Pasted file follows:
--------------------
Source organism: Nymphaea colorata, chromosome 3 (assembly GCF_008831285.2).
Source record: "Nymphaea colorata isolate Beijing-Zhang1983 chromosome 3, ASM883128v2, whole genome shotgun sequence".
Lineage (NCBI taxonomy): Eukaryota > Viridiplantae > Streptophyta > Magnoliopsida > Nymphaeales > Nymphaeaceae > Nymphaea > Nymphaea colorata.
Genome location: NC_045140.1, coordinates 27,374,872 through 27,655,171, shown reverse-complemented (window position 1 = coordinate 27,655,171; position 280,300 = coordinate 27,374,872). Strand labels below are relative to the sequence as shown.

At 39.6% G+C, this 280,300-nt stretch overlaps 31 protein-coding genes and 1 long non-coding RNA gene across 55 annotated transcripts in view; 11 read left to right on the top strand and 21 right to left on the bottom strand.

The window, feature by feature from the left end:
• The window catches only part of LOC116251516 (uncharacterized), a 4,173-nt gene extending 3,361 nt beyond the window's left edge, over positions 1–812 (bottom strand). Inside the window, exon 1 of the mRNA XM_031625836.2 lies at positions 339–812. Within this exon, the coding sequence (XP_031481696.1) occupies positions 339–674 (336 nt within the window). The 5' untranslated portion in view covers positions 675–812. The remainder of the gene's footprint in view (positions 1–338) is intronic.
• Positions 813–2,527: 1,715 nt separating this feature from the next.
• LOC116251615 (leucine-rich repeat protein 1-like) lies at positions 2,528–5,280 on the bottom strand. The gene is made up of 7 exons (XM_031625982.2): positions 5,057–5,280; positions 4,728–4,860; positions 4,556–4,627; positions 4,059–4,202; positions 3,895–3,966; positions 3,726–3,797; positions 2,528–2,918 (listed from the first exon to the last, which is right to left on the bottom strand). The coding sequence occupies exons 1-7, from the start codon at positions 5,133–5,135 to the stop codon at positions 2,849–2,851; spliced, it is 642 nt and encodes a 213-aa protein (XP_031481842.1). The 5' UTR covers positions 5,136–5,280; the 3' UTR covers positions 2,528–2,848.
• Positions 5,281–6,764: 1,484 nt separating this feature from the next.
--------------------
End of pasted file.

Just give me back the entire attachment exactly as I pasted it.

Source organism: Nymphaea colorata, chromosome 3 (assembly GCF_008831285.2).
Source record: "Nymphaea colorata isolate Beijing-Zhang1983 chromosome 3, ASM883128v2, whole genome shotgun sequence".
Lineage (NCBI taxonomy): Eukaryota > Viridiplantae > Streptophyta > Magnoliopsida > Nymphaeales > Nymphaeaceae > Nymphaea > Nymphaea colorata.
Genome location: NC_045140.1, coordinates 27,374,872 through 27,655,171, shown reverse-complemented (window position 1 = coordinate 27,655,171; position 280,300 = coordinate 27,374,872). Strand labels below are relative to the sequence as shown.

At 39.6% G+C, this 280,300-nt stretch overlaps 31 protein-coding genes and 1 long non-coding RNA gene across 55 annotated transcripts in view; 11 read left to right on the top strand and 21 right to left on the bottom strand.

The window, feature by feature from the left end:
• The window catches only part of LOC116251516 (uncharacterized), a 4,173-nt gene extending 3,361 nt beyond the window's left edge, over positions 1–812 (bottom strand). Inside the window, exon 1 of the mRNA XM_031625836.2 lies at positions 339–812. Within this exon, the coding sequence (XP_031481696.1) occupies positions 339–674 (336 nt within the window). The 5' untranslated portion in view covers positions 675–812. The remainder of the gene's footprint in view (positions 1–338) is intronic.
• Positions 813–2,527: 1,715 nt separating this feature from the next.
• LOC116251615 (leucine-rich repeat protein 1-like) lies at positions 2,528–5,280 on the bottom strand. The gene is made up of 7 exons (XM_031625982.2): positions 5,057–5,280; positions 4,728–4,860; positions 4,556–4,627; positions 4,059–4,202; positions 3,895–3,966; positions 3,726–3,797; positions 2,528–2,918 (listed from the first exon to the last, which is right to left on the bottom strand). The coding sequence occupies exons 1-7, from the start codon at positions 5,133–5,135 to the stop codon at positions 2,849–2,851; spliced, it is 642 nt and encodes a 213-aa protein (XP_031481842.1). The 5' UTR covers positions 5,136–5,280; the 3' UTR covers positions 2,528–2,848.
• Positions 5,281–6,764: 1,484 nt separating this feature from the next.